“Nothing is as exciting for us as to find our own place, or our own stories, in a book. When that happens the self is doubled, we are no longer invisible.”
— Michael Ondaatje, founder of the Gratiaen Trust
This is that time of the year; full of excitement and anticipation we eagerly wait to know the winner of the Gratiaen Prize. Having announced the shortlist for the Gratiaen Prize 2021 on 23 March 2022, in an event hosted by the British Council and primarily sponsored by John Keells Foundation, the excitement is almost unbearable for everyone.
The judges of the Gratiaen Prize have shortlisted four works out of the six works that were in the long list; The Unmarriageable Man by Ashok Ferrey, The Lanka Box by Ciara Mandulee Mendis, Talking to the Sky by Rizvina Morseth de Alwis and A Place Called Home by Uvini Atukorala. Speaking to Ceylon Today, the shortlisted authors shared their thoughts. The first to share her thoughts was The Lanka Box author Ciara Mandulee Mendis.
“For capturing with depth and poignancy the world of the young in Sri Lanka with the clear-eyed perspective of today’s youth; for dialogue and language which so adeptly captures the unique way we Lankans think and talk; for the adept use of laugh-out-loud humour; for vivid descriptions of experiences which are self-consciously Lankan.”
— Citations from the Jury for The Lanka Box by Ciara Mandulee Mendis
“I never had the plan of writing a book. I started sending my stories out to international journals once I was shortlisted for the Gratiaen Prize in 2020. Since then I’ve had quite a few stories published digitally in international journals. So this year, since I had quite a few stories in my hand towards the middle of the year, I decided to enter this year as well,” shared Ciara.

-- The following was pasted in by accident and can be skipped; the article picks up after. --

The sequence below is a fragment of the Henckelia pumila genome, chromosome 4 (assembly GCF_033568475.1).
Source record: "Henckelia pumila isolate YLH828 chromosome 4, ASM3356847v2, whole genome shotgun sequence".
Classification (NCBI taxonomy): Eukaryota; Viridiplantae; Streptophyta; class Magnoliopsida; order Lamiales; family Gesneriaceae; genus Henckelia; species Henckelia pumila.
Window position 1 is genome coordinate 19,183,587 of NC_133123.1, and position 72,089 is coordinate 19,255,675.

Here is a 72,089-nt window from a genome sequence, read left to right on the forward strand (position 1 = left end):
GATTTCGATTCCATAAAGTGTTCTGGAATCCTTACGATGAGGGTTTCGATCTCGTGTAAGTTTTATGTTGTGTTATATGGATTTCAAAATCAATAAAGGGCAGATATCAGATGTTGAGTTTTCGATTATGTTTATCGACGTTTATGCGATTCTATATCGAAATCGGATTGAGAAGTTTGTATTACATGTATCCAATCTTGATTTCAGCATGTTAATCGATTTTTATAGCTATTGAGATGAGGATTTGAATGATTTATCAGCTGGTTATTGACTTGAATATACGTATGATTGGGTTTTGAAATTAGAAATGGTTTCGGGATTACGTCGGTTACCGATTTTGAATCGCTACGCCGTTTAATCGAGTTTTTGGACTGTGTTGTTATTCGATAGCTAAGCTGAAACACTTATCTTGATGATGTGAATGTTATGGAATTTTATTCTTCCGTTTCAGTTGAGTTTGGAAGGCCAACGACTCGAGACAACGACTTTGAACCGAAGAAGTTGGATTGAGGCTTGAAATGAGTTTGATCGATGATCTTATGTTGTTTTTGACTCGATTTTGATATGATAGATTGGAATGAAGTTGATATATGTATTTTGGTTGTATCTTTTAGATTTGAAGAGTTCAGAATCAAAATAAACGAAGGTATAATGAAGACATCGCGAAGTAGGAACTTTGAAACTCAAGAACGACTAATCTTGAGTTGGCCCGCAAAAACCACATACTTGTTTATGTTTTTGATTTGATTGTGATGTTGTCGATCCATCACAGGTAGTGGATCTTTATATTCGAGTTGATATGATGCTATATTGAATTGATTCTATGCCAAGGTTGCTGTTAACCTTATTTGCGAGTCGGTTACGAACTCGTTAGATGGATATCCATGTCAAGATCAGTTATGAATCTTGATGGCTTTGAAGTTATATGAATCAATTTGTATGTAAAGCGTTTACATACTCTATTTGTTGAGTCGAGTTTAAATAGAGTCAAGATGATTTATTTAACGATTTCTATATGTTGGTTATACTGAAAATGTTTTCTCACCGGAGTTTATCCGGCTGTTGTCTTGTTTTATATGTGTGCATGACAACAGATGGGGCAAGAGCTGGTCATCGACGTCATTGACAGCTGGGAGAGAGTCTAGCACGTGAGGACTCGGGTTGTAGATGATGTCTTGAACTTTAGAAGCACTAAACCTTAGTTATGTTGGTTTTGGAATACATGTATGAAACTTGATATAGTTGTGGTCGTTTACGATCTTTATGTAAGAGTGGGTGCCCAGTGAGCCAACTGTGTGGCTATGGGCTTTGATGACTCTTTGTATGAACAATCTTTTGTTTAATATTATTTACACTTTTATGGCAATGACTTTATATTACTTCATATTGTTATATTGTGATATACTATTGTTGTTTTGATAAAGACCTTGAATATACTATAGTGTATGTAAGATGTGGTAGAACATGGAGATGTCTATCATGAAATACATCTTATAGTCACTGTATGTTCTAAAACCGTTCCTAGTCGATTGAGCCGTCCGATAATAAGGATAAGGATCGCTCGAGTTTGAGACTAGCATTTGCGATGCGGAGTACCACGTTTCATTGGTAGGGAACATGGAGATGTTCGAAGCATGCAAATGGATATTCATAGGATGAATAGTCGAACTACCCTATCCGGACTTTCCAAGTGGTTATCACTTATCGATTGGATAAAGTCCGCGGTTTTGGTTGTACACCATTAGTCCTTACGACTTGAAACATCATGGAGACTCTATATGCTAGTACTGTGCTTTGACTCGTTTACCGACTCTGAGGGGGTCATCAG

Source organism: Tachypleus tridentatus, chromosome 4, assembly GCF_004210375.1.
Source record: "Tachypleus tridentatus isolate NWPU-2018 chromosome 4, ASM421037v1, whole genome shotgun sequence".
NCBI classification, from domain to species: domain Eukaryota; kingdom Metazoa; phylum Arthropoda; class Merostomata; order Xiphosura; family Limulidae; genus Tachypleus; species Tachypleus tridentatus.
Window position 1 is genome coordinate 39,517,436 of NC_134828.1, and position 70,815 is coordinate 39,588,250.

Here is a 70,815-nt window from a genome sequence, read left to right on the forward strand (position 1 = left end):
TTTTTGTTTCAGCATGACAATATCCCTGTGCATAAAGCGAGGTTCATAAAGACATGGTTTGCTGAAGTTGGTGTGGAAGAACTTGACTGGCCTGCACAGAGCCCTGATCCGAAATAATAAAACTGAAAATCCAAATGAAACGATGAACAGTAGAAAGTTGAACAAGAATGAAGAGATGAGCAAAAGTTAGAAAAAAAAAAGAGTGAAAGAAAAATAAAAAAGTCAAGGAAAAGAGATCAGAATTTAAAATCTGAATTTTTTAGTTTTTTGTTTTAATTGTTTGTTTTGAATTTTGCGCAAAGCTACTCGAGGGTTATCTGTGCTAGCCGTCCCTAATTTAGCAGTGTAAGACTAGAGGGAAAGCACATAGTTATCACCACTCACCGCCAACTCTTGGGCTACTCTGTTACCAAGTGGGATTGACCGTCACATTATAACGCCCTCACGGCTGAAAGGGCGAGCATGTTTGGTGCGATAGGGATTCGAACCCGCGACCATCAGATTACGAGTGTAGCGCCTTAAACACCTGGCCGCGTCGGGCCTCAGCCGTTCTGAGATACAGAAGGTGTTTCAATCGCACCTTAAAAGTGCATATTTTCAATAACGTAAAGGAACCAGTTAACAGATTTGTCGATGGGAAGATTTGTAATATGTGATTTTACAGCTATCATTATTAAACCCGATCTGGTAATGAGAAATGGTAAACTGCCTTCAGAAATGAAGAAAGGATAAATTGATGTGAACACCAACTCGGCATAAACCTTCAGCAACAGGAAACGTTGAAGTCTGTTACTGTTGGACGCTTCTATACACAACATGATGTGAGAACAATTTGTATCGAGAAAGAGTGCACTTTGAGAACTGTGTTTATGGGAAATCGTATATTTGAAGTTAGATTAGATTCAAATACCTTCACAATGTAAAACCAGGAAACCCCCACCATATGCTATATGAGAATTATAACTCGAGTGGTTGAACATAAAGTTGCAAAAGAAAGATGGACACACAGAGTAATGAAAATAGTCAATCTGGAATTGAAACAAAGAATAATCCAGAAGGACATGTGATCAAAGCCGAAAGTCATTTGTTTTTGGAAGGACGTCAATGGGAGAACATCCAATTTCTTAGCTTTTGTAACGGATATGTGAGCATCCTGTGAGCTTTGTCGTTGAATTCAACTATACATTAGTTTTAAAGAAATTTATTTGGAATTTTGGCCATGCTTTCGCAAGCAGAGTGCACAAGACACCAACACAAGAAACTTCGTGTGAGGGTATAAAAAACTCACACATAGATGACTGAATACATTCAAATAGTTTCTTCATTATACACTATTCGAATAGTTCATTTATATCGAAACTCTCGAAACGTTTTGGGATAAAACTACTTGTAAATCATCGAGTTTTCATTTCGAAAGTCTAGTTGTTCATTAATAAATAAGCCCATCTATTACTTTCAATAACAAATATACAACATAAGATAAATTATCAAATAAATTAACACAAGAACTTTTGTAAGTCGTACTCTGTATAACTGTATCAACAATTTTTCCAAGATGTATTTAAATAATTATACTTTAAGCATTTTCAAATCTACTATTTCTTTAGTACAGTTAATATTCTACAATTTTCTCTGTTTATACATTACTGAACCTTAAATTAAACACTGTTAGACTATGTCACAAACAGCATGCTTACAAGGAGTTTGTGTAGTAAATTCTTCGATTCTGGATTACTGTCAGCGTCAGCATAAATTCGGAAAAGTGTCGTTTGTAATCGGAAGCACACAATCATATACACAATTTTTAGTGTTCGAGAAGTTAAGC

Ciara who serves the Sri Lanka Administrative Service, currently as Assistant Secretary at the Prime Minister’s Office, shared her journey of being nominated for the Gratiaen award 2021. Further, Ciara recollected how, “It felt surreal and was overjoyed,” last year, when she was shortlisted for the Gratiaen Prize for the first time for her debut collection of short stories. “I’m deeply humbled and grateful to be on the shortlist this year as well,” she further added.
Speaking about her source of strength, Ciara traced back to her days as a kid and shared how her parents had facilitated her love for books and passion for writing throughout her childhood. “They made me a small library at home and always gave me space to read and write when I was a child,” she shared with Ceylon Today. “Committing to write something and putting it out there takes courage and strength. I’m grateful to the mother of my heart Vivimarie Vanderpoorten who is always there with me through thick and thin, not only in my journey as a writer, but also in this journey of life. She is always the first to read my stories and give comments,” she added secondly.
Ciara had some thoughts to share with aspiring writers as well. “I believe before becoming a writer, you have to be a reader. I don’t see how one can write without reading. It is important to read books from a myriad of genres written by people of all kinds. We must read world literature, it’s vital. And read in different languages, don’t stick to one. The more diverse what you read, the wider your worldview becomes.”
“A random person on the street, trying to make sense of reality through writing.”
— Ciara Mandulee Mendis
The Gratiaen Prize is an annual literary prize for the best work of literary writing in English by a resident of Sri Lanka. It was founded in 1992 by the Sri Lankan-born Canadian novelist Michael Ondaatje with the money he received as joint-winner of the Booker Prize for his novel The English Patient. Administered by a Trust based in Sri Lanka, the Gratiaen Prize accepts printed books and manuscripts in a range of genres including fiction, poetry, drama, creative prose and literary memoir. Entries can be submitted by both authors and publishers.
The panel of judges for the Gratiaen Prize 2021 include; award winning Canadian author of Sri Lankan origin, Shyam Selvadurai; the Chair of the Gratiaen Prize and graduate of the London School of Economics with a career of over 30 years in commercial banking, Keshini Jayawardena; and informed reader on the Gratiaen Prize and Senior Lecturer and Head of the Department of English, University of Peradeniya, Maduranga Kalugampitiya.
By Induwara Athapattu